His response was to quickly backpedal and blame the situation on autism. The boy didn't understand her confusing social cues. Because "leave me alone" is confusing in any way.

I'm sorry, Mr. Assistant Principal, but that is not autistic behavior. Deliberately learning where the cameras don't reach and maneuvering a girl he's already been harassing for over a year into that area to molest her further is sexual predator behavior. That is not on the spectrum.

But no matter. The situation somehow magically disappeared before anything further could be done. Because that's what happens when girls are harassed. It just... goes away.

Because here we are again. This situation escalated much more quickly, but it still ended in the same place -- a young girl being violated by a boy at school, and the school ignoring it as "boys will be boys" until it escalated to the point of police involvement.


Boys will not be boys. Boys will be human beings who respect other human beings. Boys will be people who don't violate other people. Boys will be held accountable for their actions toward others.

I'm speaking directly to you here, boys. Unless someone specifically says, "I would like to see a picture of your dick", DO NOT SEND A PICTURE OF YOUR DICK. It really is that simple. Anything else is, by definition, sexual harassment, and we have to stop tolerating it.

We have to stop ignoring the victim. We have to stop blaming the victim.

We have to stop protecting and excusing the offender.

That applies to the boy's parents as well as school officials. You're not doing him any favors, people. Will you be proud to have protected this kid fifteen or twenty years from now when he turns out to be Josh Duggar? Will you gladly display his picture and school honors when he's on trial for date-raping co-eds in college or roofie-ing women in clubs and bars?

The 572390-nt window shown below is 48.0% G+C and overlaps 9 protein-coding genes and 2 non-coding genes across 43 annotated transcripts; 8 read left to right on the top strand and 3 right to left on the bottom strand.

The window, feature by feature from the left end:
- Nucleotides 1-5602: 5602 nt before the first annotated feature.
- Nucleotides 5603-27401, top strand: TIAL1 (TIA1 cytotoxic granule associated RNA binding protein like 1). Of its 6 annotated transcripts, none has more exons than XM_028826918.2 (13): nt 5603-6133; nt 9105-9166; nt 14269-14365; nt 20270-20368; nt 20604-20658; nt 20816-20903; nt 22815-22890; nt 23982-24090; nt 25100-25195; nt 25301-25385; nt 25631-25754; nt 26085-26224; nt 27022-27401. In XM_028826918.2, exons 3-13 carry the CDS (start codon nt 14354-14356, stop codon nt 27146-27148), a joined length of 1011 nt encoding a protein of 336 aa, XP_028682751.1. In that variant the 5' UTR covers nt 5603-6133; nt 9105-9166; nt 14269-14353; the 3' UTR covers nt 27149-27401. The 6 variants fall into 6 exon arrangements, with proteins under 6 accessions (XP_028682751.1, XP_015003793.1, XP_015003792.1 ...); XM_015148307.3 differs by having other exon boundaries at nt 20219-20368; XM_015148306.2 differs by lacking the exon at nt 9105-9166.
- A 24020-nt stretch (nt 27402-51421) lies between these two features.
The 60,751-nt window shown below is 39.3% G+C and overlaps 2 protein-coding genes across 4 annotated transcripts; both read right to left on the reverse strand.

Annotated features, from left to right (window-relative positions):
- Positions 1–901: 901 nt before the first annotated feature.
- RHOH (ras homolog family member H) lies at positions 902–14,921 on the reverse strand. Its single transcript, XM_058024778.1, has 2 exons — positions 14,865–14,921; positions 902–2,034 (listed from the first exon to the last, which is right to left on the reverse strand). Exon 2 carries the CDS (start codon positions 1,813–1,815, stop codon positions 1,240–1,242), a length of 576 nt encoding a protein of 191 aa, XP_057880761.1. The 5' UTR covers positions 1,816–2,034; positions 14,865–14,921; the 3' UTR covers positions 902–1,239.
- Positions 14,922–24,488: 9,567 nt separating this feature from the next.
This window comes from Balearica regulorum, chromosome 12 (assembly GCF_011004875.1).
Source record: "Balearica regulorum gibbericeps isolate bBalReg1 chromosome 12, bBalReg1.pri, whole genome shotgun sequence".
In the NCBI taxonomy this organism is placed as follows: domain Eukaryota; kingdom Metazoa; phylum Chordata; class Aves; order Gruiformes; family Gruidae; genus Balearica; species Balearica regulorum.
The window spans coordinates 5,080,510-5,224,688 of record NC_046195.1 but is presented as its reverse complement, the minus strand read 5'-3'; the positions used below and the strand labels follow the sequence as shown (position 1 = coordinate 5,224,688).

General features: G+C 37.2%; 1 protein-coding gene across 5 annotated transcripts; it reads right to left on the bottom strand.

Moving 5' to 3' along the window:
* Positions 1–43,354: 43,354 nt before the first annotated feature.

By ignoring these early offenses and doing nothing "without evidence" because current social media technology has outpaced the ability to track and catch these budding predators, you are actively denying them an assessment by a professional who can determine if they need treatment. You're also potentially dooming his future victims.

But more broadly, by willingly shoving these incidents under the rug, you are telling boys that their behavior is acceptible. You are equipping them to be better predators -- because, hey, it worked this time, right? gonna get off free and clear, thanks to a Google account with multiple numbers -- and making them more confident in their methods. You are allowing them to go on to harass and violate countless other women in the future.

Worse, you're telling these girls that they are worthless. Their safety is unimportant. They can't trust anyone to help them when they're being terrorized, even if, by some miracle, someone believes them. You're teaching them that they are second-rate citizens who should be moved out of the way instead of dealing with the actual problem. That they're not safe in an environment they are forced to be in every weekday.

You, school officials and parents of offenders, have to stop it. You have to protect these girls. If it's happened to two girls in the same family, it has absolutely happened to others in the district.

How many more girls have been too ashamed or too scared of reprisal to complain? How many more girls have complained, only to have it swept under the rug because it'd be a real shame to ruin a boy's future when some girl didn't keep her mouth shut about a few compliments and a little extra squeeze? It was probably her fault anyway, right? Maybe she was showing her collarbones or her arms or her knees.

Do you believe a girl's safety is less important than a boy's education? Because right now, that's what my nieces are learning.

My niece is twelve years old, and she just received her first dick pic. Thanks to that, she also just learned the world's worst lesson.

She'll never feel safe again.